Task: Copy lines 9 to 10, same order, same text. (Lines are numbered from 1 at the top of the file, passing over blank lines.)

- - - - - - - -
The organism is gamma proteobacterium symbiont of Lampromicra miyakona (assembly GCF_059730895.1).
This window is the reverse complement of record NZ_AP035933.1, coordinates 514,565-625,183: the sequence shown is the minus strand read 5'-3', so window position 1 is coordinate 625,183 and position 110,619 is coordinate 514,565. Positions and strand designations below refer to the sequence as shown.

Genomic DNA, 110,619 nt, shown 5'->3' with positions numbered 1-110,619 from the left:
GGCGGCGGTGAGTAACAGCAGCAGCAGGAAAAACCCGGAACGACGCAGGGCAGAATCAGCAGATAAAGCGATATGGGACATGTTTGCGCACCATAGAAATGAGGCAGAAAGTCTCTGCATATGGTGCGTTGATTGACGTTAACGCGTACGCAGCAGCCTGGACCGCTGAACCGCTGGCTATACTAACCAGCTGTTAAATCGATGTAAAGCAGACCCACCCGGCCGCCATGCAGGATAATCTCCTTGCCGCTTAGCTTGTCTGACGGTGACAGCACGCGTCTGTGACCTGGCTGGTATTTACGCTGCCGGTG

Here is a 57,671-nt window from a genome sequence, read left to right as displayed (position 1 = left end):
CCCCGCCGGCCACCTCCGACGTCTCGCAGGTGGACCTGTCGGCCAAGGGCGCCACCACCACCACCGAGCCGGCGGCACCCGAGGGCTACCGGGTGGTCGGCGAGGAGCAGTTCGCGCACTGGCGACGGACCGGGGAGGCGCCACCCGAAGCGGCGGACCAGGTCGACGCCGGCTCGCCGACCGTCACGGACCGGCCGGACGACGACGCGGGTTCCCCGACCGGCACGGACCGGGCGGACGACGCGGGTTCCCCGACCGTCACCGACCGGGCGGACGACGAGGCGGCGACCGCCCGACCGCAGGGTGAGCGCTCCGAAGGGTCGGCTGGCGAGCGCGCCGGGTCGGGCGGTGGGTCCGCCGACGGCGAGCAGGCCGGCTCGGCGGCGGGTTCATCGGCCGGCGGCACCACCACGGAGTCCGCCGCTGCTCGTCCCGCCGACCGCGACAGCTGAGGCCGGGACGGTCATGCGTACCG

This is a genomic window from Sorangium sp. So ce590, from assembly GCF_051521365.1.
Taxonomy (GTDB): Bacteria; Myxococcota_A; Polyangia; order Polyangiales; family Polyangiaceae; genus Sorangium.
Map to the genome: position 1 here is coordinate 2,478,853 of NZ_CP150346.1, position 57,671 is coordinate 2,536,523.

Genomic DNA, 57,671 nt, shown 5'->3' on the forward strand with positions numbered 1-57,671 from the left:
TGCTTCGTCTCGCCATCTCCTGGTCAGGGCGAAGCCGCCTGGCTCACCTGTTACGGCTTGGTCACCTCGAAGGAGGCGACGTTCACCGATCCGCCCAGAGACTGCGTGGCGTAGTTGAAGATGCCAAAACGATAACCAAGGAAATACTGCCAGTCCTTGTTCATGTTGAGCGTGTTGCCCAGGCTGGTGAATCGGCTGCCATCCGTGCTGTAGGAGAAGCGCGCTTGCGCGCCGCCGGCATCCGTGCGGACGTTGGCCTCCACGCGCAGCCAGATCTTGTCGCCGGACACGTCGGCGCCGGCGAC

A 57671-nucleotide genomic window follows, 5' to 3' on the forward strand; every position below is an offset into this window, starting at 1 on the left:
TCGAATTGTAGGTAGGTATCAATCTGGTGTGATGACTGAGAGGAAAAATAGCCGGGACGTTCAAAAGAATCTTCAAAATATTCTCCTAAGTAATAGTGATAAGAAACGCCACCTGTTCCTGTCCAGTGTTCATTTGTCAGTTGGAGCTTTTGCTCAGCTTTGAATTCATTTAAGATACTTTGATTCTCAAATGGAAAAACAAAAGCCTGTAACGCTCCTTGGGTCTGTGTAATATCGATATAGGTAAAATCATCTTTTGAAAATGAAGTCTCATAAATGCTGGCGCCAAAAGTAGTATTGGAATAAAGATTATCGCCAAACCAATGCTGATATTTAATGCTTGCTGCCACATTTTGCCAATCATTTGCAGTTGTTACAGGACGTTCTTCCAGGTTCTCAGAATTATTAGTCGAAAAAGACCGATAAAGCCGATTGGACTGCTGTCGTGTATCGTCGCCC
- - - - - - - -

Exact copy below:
Map to the genome: position 1 here is coordinate 2,478,853 of NZ_CP150346.1, position 57,671 is coordinate 2,536,523.

Genomic DNA, 57,671 nt, shown 5'->3' on the forward strand with positions numbered 1-57,671 from the left: